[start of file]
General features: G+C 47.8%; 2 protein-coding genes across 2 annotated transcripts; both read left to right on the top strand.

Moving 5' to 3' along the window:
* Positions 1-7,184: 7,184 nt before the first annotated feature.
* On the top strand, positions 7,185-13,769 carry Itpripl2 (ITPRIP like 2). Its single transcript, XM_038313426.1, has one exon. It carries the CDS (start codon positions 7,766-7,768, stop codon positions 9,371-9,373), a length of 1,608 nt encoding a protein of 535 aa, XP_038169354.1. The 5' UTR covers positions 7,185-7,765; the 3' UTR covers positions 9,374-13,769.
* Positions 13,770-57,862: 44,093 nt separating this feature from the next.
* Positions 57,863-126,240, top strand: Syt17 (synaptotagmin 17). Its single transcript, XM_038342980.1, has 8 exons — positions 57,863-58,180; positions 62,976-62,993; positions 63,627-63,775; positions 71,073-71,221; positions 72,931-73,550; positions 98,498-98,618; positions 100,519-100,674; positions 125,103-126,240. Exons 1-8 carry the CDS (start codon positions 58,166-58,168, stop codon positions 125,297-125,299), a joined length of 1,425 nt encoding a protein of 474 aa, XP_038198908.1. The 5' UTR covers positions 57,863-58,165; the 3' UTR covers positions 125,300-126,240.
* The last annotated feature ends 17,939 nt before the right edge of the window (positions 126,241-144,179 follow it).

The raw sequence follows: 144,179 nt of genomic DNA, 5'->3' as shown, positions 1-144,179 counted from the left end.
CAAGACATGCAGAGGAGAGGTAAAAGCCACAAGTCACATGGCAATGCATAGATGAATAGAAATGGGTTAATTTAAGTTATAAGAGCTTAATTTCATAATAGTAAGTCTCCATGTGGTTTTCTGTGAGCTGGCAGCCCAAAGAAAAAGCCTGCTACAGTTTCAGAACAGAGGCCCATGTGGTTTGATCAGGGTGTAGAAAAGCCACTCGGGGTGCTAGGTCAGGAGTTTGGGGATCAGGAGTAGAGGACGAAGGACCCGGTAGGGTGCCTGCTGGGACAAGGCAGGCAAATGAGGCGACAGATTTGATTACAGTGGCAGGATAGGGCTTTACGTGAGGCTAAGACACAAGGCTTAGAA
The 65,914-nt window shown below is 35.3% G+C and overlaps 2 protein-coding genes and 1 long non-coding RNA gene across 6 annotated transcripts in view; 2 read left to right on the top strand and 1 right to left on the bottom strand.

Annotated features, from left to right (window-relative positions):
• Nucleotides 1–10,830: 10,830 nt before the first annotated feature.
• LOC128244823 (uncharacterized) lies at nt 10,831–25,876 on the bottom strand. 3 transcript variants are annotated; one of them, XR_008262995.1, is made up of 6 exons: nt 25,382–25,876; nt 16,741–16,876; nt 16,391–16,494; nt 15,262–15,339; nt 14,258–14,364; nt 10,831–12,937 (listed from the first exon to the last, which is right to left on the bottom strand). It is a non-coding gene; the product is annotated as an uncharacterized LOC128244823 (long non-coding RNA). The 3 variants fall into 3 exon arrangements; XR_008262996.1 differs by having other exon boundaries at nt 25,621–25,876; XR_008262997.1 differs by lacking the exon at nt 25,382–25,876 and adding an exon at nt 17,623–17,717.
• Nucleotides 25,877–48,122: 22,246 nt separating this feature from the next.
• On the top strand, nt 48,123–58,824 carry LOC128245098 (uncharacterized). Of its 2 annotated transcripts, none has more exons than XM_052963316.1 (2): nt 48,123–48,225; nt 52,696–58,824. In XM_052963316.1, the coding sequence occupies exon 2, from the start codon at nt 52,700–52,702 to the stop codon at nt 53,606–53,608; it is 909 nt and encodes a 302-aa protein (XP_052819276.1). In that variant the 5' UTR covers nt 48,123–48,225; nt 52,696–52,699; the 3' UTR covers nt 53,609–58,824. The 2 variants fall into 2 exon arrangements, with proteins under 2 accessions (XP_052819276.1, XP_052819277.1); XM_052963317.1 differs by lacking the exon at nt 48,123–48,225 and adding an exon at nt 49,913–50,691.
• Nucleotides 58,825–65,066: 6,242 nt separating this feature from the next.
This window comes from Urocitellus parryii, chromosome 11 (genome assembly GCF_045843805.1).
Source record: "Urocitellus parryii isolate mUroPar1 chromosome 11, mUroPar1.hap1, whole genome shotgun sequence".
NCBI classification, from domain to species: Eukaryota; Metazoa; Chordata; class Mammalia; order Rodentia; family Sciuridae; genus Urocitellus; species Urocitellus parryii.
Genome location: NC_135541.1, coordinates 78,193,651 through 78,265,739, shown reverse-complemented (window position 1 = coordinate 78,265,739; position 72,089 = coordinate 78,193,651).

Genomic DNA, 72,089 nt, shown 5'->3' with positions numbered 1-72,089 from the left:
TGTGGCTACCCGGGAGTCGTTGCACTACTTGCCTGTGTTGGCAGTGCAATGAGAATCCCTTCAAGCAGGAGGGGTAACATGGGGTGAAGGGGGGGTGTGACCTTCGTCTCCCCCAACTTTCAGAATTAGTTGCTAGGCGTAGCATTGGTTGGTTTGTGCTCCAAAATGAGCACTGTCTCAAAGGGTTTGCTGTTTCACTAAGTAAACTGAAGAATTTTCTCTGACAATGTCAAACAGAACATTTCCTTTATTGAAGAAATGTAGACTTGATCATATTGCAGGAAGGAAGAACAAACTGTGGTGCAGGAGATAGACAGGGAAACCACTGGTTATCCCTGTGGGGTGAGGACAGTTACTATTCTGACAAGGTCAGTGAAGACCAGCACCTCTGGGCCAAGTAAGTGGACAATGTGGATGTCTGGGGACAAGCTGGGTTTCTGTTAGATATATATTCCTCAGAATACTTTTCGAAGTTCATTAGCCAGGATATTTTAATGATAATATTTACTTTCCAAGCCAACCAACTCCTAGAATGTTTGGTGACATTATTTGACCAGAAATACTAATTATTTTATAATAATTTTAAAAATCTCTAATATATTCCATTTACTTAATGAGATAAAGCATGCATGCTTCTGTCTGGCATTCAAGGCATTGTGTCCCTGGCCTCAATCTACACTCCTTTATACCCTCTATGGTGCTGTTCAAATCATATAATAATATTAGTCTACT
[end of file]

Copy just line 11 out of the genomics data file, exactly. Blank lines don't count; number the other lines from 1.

Annotated features, from left to right (window-relative positions):